I’ve been making collages in one form or another since I was old enough to wield scissors and paste, which turned into long hours during the summer and after school stuffed into a poorly ventilated darkroom combining cut-up Kodalith sheet negatives and printing large-scale BW contact prints, which turned into Photoshop 3.0 and a Mac FX, which turned into..well faster and better “scissors and paste” and a permanent “buh bye” to smelly rooms full of chemicals.
There is something magical about the process of starting with a collection of unrelated images and seeing hidden relationships appear— a hundred tiny acts of discovery..
The medium of collage is a huge part of the message and for me serious serious fun. So in keeping with the purpose of this site; if I do it, I’m happy to share it.
Here’s the finished piece I’ll be using as a case study. It’s called “Autodidact”, which means self-taught (news to me). The collage began as a much smaller piece, inspired by “Brazil”, the Terry Gilliam opus and grew in complexity as I thought about how many influencers and levels of inspiration actually contribute to our “self-teaching” as we grow and mature. Anyway…
Photoshop allows the artist to assemble a collage in pretty much real time with a few basic skills, a scanner and/or some image files that already exist on your hard drive. While this tutorial is really aimed at the intermediate Photoshop user, anyone familiar with PS basics can make interesting and satisfying work while keeping the learning curve frustration to a minimum. We hope.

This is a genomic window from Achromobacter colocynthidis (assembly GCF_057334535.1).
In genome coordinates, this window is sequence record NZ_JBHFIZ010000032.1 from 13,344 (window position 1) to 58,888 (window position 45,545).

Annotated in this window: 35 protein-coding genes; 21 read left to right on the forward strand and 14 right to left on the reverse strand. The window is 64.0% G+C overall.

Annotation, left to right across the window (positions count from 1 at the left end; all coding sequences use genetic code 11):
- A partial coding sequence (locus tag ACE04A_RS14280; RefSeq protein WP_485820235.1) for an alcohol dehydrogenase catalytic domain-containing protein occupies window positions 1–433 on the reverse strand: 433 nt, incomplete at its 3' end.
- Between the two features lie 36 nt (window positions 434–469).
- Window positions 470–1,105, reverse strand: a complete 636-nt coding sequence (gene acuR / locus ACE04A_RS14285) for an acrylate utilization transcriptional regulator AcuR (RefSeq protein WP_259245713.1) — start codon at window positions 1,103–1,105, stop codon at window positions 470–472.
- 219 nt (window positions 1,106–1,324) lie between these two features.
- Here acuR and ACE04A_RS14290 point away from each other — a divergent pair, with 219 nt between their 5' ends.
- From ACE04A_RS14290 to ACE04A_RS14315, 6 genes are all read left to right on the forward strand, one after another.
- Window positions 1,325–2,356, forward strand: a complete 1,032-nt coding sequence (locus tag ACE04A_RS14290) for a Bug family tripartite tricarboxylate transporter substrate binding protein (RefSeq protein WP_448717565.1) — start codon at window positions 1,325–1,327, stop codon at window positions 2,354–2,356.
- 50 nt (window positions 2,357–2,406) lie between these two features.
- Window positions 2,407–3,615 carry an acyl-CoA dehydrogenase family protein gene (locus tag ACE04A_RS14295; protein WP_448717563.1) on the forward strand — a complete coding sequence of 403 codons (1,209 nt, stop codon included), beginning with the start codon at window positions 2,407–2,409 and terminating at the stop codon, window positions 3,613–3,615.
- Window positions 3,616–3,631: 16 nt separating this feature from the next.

My collage subjects have always tended to be a bit on the dark side. Heavily influenced by Bosch, Magritte, Dali, Uelsmann and dare I say it, Monty Python in my formative years it’s no wonder, but with collage, the sky is literally the limit. If you’re drawn to unicorns and daisies, go for it!
So in lieu of an Xacto knife or scissors, digital collage requires only a mouse and a lasso tool. The Photoshop layers palette contains all the bits and pieces you would have carefully cut out and readied to glue on to some sort of background—so we’ll start there. But first, here’s what you’ll need:
- A copy of Adobe Photoshop 4.0 or above or Photoshop Elements.
- A flatbed scanner or scanner app to convert hard copy (real paper) source files and ephemera (items of collectible memorabilia) to digital files.
- Hard copy or digital ephemera or source files.
- A sketchbook, pencil and eraser.
- An hyperactive imagination tempered with a sense of restraint.
Step 1: Create your canvas (background) .PSD file
Start with a standard, printable size. You can always adjust your canvas size as your collage takes shape.
First, decide what the output medium and final size (dimensionally) will be; print or web or both? if you ever want to be able to print your work, set up your base file at 150-300 dpi. It means your .psd may be pretty beefy by the time you’re finished, but worth it to ensure decent print quality. If you only want to display your work on a website or blog, create the base file at 72 dpi, it’ll make the whole process faster by not hogging as much bandwidth.